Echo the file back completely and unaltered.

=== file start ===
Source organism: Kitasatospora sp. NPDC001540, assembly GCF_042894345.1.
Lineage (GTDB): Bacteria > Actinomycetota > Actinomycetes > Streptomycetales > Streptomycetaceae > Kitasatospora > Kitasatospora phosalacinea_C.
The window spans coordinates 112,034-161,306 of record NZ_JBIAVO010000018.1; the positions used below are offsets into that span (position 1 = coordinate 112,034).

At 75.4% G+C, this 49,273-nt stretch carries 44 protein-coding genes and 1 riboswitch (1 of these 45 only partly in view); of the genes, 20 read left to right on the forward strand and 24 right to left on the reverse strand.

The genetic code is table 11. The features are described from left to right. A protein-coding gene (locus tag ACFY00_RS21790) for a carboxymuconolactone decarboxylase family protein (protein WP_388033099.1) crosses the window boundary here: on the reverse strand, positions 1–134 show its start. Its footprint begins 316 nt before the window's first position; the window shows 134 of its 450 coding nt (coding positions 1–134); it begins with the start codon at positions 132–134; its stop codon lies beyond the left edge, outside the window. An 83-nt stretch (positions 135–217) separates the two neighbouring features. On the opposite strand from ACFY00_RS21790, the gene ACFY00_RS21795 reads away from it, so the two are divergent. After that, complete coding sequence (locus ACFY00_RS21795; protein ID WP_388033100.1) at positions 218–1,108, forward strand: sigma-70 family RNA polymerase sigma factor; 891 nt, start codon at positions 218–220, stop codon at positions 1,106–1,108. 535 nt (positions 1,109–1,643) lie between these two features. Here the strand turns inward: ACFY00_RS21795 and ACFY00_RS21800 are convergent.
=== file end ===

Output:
Source organism: Kitasatospora sp. NPDC001540, assembly GCF_042894345.1.
Lineage (GTDB): Bacteria > Actinomycetota > Actinomycetes > Streptomycetales > Streptomycetaceae > Kitasatospora > Kitasatospora phosalacinea_C.
The window spans coordinates 112,034-161,306 of record NZ_JBIAVO010000018.1; the positions used below are offsets into that span (position 1 = coordinate 112,034).

At 75.4% G+C, this 49,273-nt stretch carries 44 protein-coding genes and 1 riboswitch (1 of these 45 only partly in view); of the genes, 20 read left to right on the forward strand and 24 right to left on the reverse strand.

The genetic code is table 11. The features are described from left to right. A protein-coding gene (locus tag ACFY00_RS21790) for a carboxymuconolactone decarboxylase family protein (protein WP_388033099.1) crosses the window boundary here: on the reverse strand, positions 1–134 show its start. Its footprint begins 316 nt before the window's first position; the window shows 134 of its 450 coding nt (coding positions 1–134); it begins with the start codon at positions 132–134; its stop codon lies beyond the left edge, outside the window. An 83-nt stretch (positions 135–217) separates the two neighbouring features. On the opposite strand from ACFY00_RS21790, the gene ACFY00_RS21795 reads away from it, so the two are divergent. After that, complete coding sequence (locus ACFY00_RS21795; protein ID WP_388033100.1) at positions 218–1,108, forward strand: sigma-70 family RNA polymerase sigma factor; 891 nt, start codon at positions 218–220, stop codon at positions 1,106–1,108. 535 nt (positions 1,109–1,643) lie between these two features. Here the strand turns inward: ACFY00_RS21795 and ACFY00_RS21800 are convergent.